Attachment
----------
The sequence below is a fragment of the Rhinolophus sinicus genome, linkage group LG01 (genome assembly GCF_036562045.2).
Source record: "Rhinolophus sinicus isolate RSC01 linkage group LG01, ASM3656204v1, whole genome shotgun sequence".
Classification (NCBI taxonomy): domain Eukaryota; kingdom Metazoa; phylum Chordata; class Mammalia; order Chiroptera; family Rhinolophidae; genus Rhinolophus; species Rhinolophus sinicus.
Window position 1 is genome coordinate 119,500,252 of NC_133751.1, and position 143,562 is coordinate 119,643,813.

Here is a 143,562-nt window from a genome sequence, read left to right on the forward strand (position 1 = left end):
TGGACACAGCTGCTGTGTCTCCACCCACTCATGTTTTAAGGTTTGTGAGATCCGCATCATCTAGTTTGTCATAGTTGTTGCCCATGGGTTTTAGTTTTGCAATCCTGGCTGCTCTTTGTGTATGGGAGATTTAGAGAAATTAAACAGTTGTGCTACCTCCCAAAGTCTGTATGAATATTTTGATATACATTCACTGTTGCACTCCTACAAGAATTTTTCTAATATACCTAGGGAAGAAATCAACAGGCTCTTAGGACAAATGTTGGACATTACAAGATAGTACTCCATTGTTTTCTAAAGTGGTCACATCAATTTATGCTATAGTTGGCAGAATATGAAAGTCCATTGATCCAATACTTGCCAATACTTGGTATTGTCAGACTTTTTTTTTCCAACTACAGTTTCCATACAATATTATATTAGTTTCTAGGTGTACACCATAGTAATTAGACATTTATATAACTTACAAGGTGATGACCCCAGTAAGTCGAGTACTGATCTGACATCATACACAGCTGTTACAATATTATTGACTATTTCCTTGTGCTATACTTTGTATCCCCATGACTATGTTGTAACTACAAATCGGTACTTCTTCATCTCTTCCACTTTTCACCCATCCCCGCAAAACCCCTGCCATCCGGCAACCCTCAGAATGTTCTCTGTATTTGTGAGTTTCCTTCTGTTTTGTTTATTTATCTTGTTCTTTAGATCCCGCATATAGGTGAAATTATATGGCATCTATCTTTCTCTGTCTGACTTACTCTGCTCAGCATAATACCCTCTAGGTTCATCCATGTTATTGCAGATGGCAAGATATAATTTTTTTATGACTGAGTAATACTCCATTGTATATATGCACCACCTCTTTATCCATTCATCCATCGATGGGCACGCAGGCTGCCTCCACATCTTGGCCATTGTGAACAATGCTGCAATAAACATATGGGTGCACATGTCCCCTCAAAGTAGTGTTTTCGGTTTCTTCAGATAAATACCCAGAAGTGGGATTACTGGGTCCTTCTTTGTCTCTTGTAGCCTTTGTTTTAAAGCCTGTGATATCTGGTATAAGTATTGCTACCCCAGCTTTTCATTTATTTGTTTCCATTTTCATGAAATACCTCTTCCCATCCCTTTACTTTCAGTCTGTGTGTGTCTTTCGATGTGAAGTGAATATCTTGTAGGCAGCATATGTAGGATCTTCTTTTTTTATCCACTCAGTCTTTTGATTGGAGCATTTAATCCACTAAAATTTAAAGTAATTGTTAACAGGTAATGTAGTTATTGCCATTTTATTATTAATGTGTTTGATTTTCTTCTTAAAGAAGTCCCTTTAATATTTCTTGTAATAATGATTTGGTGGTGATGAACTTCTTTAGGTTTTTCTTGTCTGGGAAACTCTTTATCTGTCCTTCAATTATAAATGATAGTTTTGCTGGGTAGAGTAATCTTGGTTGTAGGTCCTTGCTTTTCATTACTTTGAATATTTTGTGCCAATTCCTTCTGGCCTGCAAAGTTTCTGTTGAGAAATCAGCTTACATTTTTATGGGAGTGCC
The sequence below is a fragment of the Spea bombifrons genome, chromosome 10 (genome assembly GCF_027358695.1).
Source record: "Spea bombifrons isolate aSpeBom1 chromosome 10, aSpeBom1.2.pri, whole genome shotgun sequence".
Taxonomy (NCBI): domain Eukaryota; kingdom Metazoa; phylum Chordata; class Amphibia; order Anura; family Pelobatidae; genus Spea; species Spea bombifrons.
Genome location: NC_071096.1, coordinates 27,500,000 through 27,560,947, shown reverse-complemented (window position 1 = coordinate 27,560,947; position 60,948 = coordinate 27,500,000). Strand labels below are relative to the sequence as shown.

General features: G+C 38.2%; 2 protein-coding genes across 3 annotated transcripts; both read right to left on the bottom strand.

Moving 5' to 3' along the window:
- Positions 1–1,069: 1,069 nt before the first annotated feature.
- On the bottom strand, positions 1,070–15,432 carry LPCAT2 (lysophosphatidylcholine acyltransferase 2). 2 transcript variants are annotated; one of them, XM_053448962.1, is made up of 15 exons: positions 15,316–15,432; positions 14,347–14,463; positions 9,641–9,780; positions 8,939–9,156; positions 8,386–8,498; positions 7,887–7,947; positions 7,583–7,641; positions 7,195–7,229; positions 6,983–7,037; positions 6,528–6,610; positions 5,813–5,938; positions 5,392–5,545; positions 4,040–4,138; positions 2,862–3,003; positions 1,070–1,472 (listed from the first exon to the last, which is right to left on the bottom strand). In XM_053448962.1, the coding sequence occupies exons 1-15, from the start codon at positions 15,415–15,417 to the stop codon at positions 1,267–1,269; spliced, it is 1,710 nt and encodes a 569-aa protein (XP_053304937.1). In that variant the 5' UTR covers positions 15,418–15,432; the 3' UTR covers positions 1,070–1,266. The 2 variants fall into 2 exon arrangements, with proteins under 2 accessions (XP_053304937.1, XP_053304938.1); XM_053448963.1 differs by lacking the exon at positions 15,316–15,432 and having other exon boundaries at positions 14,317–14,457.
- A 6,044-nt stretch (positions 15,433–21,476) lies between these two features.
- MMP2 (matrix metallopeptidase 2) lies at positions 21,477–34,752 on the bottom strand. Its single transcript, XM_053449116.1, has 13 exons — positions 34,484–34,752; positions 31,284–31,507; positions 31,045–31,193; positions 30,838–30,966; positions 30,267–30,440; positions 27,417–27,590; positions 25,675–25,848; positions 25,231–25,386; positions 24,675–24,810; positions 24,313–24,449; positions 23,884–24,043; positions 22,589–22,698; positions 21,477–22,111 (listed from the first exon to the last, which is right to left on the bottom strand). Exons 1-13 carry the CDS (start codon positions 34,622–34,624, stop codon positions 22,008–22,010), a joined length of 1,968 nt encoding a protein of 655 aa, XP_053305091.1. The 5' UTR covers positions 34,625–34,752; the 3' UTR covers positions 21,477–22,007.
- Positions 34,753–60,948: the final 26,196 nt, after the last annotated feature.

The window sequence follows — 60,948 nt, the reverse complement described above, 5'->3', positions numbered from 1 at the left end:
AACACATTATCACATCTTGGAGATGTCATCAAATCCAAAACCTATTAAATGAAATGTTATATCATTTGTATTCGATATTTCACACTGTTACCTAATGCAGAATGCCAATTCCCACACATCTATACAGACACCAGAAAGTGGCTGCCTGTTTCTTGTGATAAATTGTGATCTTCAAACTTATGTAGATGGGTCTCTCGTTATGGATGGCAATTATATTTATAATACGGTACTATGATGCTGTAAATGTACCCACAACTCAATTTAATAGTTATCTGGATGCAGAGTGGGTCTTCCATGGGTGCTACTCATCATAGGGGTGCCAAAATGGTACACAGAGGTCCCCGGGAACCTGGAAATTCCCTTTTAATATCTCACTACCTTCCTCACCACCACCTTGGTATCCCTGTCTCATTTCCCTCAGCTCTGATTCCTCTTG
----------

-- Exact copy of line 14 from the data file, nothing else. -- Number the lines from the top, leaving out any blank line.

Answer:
- On the bottom strand, positions 1,070–15,432 carry LPCAT2 (lysophosphatidylcholine acyltransferase 2). 2 transcript variants are annotated; one of them, XM_053448962.1, is made up of 15 exons: positions 15,316–15,432; positions 14,347–14,463; positions 9,641–9,780; positions 8,939–9,156; positions 8,386–8,498; positions 7,887–7,947; positions 7,583–7,641; positions 7,195–7,229; positions 6,983–7,037; positions 6,528–6,610; positions 5,813–5,938; positions 5,392–5,545; positions 4,040–4,138; positions 2,862–3,003; positions 1,070–1,472 (listed from the first exon to the last, which is right to left on the bottom strand). In XM_053448962.1, the coding sequence occupies exons 1-15, from the start codon at positions 15,415–15,417 to the stop codon at positions 1,267–1,269; spliced, it is 1,710 nt and encodes a 569-aa protein (XP_053304937.1). In that variant the 5' UTR covers positions 15,418–15,432; the 3' UTR covers positions 1,070–1,266. The 2 variants fall into 2 exon arrangements, with proteins under 2 accessions (XP_053304937.1, XP_053304938.1); XM_053448963.1 differs by lacking the exon at positions 15,316–15,432 and having other exon boundaries at positions 14,317–14,457.